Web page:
South Dakota values were central to the stories of 10 inductees into the state’s hall of fame recently in Chamberlain.
Speeches were given and laughter and tears filled the room as the men and women honored accepted their place in the South Dakota Hall of Fame.
But one inductee, Bev Warne, captivated the audience at Cedar Shores Resort as she spoke of the challenges faced by Native Americans.
Warne, now 83, most recently is known for creating the Native American Nursing Education Center in Rapid City. It is part of South Dakota State University’s School of Nursing and is designed to increase the number of Native American nurses.
After retiring from Arizona State University in 2009, she moved to Rapid City where SDSU quickly approached her and asked her to create a program similar to one she had developed at ASU “because our students were dropping out at a rate that was unacceptable.”
She agreed because she understood the cause.
“The dropout rate was not due to academics and buildings. It was poverty," she said.
Native students struggled with food, gas and shelter and often dropped out to work, hoping to return, though most did not.
That poverty has helped create many health disparities between Native Americans and non-natives.
“And if we all learn our history,” she said, “we know that there’s a reason for everything and our health disparities are all preventable.”
Warne understands those challenges because she experienced them as a child.
She told the crowd that after her father returned from World War II, they moved from Pine Ridge to Rapid City because he and others had heard there were jobs available.
“They also must have heard that they wouldn’t rent to us, so they pitched their tents along Rapid Creek," Warne said.
One day, her father took her into downtown Rapid City, an exciting experience for a young girl.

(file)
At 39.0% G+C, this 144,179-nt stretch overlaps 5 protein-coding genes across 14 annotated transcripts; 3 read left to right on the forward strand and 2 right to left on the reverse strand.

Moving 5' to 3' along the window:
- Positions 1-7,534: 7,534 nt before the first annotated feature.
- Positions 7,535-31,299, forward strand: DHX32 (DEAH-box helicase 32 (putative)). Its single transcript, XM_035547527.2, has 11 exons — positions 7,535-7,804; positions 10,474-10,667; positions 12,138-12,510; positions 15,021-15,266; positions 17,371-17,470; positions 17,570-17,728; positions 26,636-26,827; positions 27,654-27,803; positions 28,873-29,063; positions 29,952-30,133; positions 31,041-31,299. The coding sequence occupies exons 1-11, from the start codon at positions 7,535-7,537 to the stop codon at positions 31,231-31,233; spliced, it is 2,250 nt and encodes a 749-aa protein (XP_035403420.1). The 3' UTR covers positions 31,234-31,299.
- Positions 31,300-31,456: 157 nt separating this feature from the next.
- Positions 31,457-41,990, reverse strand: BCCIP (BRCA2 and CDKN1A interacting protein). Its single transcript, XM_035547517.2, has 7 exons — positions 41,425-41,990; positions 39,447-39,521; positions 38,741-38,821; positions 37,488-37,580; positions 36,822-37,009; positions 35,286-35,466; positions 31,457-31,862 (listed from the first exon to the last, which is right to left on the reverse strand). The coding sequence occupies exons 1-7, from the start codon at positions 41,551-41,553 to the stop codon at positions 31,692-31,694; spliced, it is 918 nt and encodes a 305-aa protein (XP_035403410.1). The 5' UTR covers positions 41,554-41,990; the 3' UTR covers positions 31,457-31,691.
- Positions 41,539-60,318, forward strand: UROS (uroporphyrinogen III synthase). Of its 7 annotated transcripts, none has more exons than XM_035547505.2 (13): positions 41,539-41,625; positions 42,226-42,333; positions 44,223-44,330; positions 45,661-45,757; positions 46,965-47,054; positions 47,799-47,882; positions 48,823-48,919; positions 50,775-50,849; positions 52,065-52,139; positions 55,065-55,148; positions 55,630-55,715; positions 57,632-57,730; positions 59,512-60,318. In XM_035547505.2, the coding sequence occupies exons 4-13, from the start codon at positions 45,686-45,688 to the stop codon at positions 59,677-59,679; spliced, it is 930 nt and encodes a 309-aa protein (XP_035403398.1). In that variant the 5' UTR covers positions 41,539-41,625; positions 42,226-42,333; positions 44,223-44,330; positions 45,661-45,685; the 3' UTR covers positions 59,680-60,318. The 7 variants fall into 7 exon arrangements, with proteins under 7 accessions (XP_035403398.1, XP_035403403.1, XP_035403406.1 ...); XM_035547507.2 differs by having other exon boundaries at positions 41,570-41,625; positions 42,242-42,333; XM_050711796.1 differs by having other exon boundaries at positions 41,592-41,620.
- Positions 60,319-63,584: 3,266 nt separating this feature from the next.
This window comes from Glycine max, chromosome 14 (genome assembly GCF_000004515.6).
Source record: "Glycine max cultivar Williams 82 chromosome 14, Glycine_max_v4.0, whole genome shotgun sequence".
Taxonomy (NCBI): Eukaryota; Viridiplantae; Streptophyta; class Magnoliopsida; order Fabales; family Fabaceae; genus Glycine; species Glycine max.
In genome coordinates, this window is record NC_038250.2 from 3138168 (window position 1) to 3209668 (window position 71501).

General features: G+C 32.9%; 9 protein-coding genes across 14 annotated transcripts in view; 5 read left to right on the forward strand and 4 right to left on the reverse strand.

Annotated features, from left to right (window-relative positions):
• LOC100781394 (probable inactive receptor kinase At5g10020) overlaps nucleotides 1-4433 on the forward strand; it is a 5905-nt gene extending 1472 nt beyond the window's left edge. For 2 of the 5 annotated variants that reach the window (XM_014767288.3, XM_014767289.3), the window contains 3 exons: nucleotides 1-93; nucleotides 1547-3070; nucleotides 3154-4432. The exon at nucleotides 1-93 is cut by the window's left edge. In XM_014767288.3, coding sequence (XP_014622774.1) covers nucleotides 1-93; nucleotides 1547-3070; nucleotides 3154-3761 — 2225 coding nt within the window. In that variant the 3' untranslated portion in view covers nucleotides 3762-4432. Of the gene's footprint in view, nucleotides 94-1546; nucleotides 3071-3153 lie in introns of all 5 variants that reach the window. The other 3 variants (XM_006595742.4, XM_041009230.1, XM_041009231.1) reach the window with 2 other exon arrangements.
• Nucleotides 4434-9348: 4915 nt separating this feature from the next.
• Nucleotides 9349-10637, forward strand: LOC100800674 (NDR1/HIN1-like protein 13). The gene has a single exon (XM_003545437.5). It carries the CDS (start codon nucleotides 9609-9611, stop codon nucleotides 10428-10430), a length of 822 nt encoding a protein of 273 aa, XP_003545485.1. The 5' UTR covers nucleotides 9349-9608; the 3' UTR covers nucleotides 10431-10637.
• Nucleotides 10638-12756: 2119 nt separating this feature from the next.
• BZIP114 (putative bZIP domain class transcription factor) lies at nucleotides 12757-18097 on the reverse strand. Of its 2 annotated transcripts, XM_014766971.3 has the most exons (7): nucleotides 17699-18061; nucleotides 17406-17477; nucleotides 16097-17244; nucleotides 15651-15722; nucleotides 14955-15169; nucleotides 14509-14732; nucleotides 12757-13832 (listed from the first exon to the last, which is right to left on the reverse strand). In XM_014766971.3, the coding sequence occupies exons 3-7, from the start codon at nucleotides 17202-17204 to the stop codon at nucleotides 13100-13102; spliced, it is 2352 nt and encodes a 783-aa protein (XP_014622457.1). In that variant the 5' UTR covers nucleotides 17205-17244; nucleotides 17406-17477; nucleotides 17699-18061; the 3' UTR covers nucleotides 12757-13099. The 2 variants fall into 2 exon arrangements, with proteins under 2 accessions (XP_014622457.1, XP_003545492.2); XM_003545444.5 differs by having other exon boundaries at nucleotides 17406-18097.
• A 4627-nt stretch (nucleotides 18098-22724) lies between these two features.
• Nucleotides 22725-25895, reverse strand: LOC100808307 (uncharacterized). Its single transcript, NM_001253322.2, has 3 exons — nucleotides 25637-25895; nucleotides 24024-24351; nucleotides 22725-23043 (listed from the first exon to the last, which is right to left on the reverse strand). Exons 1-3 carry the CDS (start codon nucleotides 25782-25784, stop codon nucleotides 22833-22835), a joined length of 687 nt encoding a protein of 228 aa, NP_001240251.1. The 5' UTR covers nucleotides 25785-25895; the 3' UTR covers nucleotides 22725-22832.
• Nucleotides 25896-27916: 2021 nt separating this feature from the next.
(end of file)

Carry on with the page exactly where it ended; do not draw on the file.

“I was reading some of the signs and the one that startled me was in a retail store that said no Indians allowed,” she said. “I stopped short. I knew what that meant.”
She asked her father why someone would post such a sign.
He told her it was “because they don’t know us,” she told the quiet hall of fame audience.
“I would venture the majority of people still don’t know us,” she said.
Warne spoke of how her grandfather would wake the children every morning with drumming and then sing morning prayers, basically whatever was on his heart.
He then would sing about the seven Lakota values of fortitude, wisdom, courage, generosity, honor, respect and humility.
“I’ve heard that word (humility) several times tonight,” she said of the acceptance speeches delivered by or for the other nine inductees – Randall Beck, Dennis Daugaard, Paul Gnirk, Charles Hart, Shantell Krebs, Grace Martin Highley, Tad Perry, Ron Reed and Mark Shlanta. “And it makes me very happy that people know the value of humility.
“That’s how I live my life – based on those values,” she said.
So do her two sons, who were in attendance. They have followed their mother’s path in fighting to improve Native American life.
“I’m grateful to my sons for the work that they do in reducing health disparities and improving the health of native people throughout the country," Warne said.
One son, Dr. Donald Warne, on Sept. 1 joined Johns Hopkins Bloomberg School of Public Health as co-director of the Johns Hopkins Center for American Indian Health.
The other son, Jim Warne, is a former NFL player, motivational speaker, actor, Emmy-nominated filmmaker and consultant based in the San Diego area.
His most recent film, "Remember the Children," honors the missing children of the Rapid City Indian Boarding School.
Bev Warne challenged everyone to use their talents and values to make a difference.
“So many of the inductees tonight talked about what they did with bravery,” she said.
“I always take the opportunity when I am talking to a group of people” to encourage them to act. “Whatever it is in the slice of that pie of giving and growing, just take a sliver of it and do what you can every day.”
Brad Johnson is a Watertown businessman and journalist who is active in state and local affairs.
This article originally appeared on Watertown Public Opinion: South Dakota Hall of Fame inducts 10 people including Beverly Warne